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We are in the middle of a serious rough patch for trans people in the USA.

After Donald Trump's trans ban in the military and the Supreme Court upholding said ban, 2019 is not off to a good start for trans people. So seeing even one modicum of hope for trans people can help.


Tiffany Monroe, a 22-year-old YouTuber, has been walking us through her journey as a transgender woman.

Q&A; GET TO KNOW A LITTLE BIT ABOUT ME! www.youtube.com

Trans women often have trouble dating because men are the worst.

But Tiffany shared that she was trans with this one guy and this was what she got back:

"It is the bare minimum but when you are in a society that treats trans women like dirt, we can be happy about the little wins we do get," Monroe said.

Some of the internet was really moved by this:





Transgender people are often the victims of hate crimes.

In 2018, 26 trans people were murdered.

The government's continued agenda against the transgender community has no doubt contributed to the rise of violence against them.





Sadly, even with this, Monroe received hate.

We won't share it here because it's horrendous.

But we will share what she said back to the haters:


We prefer the positive energy because that is where we stand too.





In 2019 we are only stanning open-minded men.

You got that, male population?



But just remember: the goal here is to make this the new LOW.

Not a high. We have a lot of work to do, fellow citizens.

Clint Patterson/Unsplash

Conspiracy theories are beliefs that there are covert powers that be changing the course of history for their own benefits. It's how we see the rise of QAnon conspiracies and people storming the capital.

Why do people fall for them? Well some research has looked into the reasons for that.

The Association for Psychological Science published a paper that reviewed some of the research:

"This research suggests that people may be drawn to conspiracy theories when—compared with nonconspiracy explanations—they promise to satisfy important social psychological motives that can be characterized as epistemic (e.g., the desire for understanding, accuracy, and subjective certainty), existential (e.g., the desire for control and security), and social (e.g., the desire to maintain a positive image of the self or group)."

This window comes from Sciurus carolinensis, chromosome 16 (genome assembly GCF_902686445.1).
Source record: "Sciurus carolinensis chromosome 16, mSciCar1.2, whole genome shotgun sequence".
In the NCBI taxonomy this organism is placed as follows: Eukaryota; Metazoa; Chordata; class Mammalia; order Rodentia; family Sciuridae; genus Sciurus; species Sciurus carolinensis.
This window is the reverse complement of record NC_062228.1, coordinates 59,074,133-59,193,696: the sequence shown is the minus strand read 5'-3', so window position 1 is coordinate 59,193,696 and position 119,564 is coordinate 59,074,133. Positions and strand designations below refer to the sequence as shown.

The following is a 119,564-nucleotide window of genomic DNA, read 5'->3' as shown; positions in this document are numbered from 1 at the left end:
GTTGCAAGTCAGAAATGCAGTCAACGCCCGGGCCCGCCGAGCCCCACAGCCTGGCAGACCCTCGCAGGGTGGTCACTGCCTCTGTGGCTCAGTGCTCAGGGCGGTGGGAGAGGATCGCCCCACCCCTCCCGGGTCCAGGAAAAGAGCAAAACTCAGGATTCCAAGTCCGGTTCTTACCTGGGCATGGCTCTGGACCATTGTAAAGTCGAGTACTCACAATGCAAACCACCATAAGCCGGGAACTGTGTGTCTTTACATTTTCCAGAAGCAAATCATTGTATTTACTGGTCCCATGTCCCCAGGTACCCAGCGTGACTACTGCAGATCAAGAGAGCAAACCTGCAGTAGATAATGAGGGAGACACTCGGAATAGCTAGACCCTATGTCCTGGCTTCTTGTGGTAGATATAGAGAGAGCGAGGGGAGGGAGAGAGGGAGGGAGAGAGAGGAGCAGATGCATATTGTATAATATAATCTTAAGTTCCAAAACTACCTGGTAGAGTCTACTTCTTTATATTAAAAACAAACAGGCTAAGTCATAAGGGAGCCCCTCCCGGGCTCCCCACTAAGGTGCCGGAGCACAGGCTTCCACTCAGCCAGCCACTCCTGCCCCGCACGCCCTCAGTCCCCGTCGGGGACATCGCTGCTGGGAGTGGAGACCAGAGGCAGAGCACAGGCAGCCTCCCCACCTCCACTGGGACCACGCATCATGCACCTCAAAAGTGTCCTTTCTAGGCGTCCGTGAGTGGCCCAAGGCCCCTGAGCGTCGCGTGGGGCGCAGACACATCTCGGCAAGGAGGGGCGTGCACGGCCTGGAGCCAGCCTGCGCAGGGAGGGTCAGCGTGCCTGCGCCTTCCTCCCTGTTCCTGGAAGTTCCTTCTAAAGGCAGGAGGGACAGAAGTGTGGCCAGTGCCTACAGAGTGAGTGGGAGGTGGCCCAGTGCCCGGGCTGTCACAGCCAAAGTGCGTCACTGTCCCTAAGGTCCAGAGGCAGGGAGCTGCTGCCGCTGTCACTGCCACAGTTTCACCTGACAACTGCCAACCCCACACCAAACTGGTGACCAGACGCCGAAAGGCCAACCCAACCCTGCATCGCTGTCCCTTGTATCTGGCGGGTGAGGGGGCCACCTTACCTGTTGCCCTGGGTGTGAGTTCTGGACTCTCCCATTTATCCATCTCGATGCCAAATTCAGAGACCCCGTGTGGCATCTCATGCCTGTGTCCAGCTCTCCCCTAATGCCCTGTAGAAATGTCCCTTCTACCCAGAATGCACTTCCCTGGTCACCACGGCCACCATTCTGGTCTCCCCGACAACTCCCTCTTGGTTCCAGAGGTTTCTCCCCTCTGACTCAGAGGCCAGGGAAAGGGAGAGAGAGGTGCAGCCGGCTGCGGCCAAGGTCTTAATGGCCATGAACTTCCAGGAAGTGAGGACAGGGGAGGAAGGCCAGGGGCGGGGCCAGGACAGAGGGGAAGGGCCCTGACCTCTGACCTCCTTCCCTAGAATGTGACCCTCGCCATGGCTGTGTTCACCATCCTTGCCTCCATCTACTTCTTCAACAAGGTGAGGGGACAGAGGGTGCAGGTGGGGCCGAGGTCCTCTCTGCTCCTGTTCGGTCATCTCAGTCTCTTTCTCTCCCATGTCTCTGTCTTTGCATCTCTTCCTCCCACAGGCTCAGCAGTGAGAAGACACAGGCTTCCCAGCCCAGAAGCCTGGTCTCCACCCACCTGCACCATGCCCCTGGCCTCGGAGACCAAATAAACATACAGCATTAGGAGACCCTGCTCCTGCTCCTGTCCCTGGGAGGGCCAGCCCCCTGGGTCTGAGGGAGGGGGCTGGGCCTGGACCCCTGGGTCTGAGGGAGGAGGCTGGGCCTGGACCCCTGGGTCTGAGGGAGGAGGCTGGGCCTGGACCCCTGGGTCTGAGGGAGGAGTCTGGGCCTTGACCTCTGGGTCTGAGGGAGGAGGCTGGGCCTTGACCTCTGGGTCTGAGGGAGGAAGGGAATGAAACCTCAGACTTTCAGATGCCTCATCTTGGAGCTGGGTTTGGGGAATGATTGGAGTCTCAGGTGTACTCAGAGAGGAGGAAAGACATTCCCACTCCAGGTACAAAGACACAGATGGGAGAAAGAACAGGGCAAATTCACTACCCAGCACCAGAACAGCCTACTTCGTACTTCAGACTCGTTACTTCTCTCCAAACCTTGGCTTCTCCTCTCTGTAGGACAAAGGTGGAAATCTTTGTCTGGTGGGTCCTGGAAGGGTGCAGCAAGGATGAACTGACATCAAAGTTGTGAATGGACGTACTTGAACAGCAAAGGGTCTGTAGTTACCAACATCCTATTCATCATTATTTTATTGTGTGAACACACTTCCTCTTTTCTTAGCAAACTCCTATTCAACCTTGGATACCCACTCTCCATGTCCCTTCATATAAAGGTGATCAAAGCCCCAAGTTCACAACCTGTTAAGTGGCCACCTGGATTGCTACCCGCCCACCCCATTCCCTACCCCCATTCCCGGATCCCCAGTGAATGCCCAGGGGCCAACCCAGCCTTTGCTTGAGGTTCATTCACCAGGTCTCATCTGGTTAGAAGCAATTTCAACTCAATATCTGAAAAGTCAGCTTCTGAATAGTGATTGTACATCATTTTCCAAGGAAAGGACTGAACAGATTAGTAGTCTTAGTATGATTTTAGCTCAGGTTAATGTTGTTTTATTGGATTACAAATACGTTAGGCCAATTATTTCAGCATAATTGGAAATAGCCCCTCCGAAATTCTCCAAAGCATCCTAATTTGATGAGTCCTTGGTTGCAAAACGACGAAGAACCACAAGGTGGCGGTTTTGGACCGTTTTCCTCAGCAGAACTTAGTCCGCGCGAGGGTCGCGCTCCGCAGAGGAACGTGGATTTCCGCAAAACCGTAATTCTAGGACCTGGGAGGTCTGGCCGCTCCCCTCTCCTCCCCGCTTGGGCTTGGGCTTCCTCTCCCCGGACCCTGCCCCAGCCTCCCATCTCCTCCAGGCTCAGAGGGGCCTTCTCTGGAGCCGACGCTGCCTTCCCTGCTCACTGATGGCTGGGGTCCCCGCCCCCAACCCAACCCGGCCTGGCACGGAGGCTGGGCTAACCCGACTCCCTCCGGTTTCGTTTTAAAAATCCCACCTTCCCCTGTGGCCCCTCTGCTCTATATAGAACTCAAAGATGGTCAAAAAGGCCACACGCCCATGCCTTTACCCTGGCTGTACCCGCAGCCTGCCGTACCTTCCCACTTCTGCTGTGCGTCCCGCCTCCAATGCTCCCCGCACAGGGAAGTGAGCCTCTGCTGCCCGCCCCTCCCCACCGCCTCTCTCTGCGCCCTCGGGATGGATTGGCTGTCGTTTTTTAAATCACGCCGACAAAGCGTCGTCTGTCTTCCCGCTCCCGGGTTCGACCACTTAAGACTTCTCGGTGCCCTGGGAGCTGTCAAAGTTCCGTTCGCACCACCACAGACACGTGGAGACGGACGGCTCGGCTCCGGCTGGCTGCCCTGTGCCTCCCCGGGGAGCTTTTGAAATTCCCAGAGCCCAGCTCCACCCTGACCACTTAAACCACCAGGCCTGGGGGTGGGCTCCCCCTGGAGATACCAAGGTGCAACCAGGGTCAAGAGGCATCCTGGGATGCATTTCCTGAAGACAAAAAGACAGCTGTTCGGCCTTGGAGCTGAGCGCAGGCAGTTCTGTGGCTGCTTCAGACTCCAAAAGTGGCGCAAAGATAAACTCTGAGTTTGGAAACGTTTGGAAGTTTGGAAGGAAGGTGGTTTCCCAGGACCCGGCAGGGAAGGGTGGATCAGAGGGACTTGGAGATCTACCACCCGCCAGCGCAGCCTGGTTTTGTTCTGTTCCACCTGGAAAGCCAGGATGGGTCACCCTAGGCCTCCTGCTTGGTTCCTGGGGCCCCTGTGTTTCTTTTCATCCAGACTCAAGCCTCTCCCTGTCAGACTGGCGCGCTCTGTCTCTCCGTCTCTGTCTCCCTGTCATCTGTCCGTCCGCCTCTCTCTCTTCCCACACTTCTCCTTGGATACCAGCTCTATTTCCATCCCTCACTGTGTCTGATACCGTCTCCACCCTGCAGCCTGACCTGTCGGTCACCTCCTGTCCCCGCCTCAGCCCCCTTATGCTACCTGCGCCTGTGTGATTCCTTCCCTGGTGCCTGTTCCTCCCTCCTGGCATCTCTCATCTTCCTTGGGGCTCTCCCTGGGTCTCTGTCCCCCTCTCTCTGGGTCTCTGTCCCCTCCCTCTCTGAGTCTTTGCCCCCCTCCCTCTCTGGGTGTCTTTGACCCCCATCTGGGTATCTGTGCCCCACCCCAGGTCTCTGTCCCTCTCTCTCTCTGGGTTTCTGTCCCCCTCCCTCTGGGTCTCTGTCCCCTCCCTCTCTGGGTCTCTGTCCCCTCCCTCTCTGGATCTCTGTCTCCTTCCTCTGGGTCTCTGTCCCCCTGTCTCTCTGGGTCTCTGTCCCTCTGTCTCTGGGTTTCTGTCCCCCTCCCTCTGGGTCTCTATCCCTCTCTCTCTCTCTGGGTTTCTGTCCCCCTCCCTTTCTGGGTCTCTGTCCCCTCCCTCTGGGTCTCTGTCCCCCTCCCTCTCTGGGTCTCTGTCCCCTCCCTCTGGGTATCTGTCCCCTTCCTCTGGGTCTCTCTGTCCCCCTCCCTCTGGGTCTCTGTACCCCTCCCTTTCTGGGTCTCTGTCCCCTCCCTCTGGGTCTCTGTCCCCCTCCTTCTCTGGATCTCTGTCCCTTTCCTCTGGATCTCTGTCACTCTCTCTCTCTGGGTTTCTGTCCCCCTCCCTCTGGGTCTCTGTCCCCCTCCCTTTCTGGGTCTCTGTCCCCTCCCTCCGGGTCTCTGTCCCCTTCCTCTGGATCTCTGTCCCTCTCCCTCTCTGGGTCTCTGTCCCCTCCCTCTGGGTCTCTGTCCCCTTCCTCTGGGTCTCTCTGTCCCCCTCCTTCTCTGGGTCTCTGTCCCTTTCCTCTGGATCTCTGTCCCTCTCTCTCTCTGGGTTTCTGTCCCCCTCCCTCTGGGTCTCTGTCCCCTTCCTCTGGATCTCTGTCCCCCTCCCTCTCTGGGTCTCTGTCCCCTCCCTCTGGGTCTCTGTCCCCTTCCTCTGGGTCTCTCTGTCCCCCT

Whatever the motivations may be, we wanted to know which convoluted stories became apart of peoples consciousness enough for them to believe it.

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Image by Enrique Meseguer from Pixabay

I hate ghosts, even if it's Casper. My life is already stressful enough. I don't need to creeped out by spirits from the beyond. Shouldn't they be resting and basking in the glow of the great beyond instead of menacing the rest of us?

The paranormal seems to be consistently in unrest, which sounds like death isn't any more fun or tranquil than life. So much for something to look forward to.

Some ghosts just like to scare it up. It's not always like "Ghosthunters" the show.

Redditor u/Murky-Increase4705 wanted to hear about all the times we've faced some hauntings that left us shook, by asking:

Reddit, what are your creepy encounters with something that you are convinced was paranormal?
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Image by Denise Husted from Pixabay

The past year brought about much anxiety and it's been a challenge to find the light in what has felt like perpetual darkness.

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Image by Gabriela Sanda from Pixabay

A lot of talk going on about women's bodies, isn't there?

Not necessarily with women front and center as part of the conversation, unfortunately.

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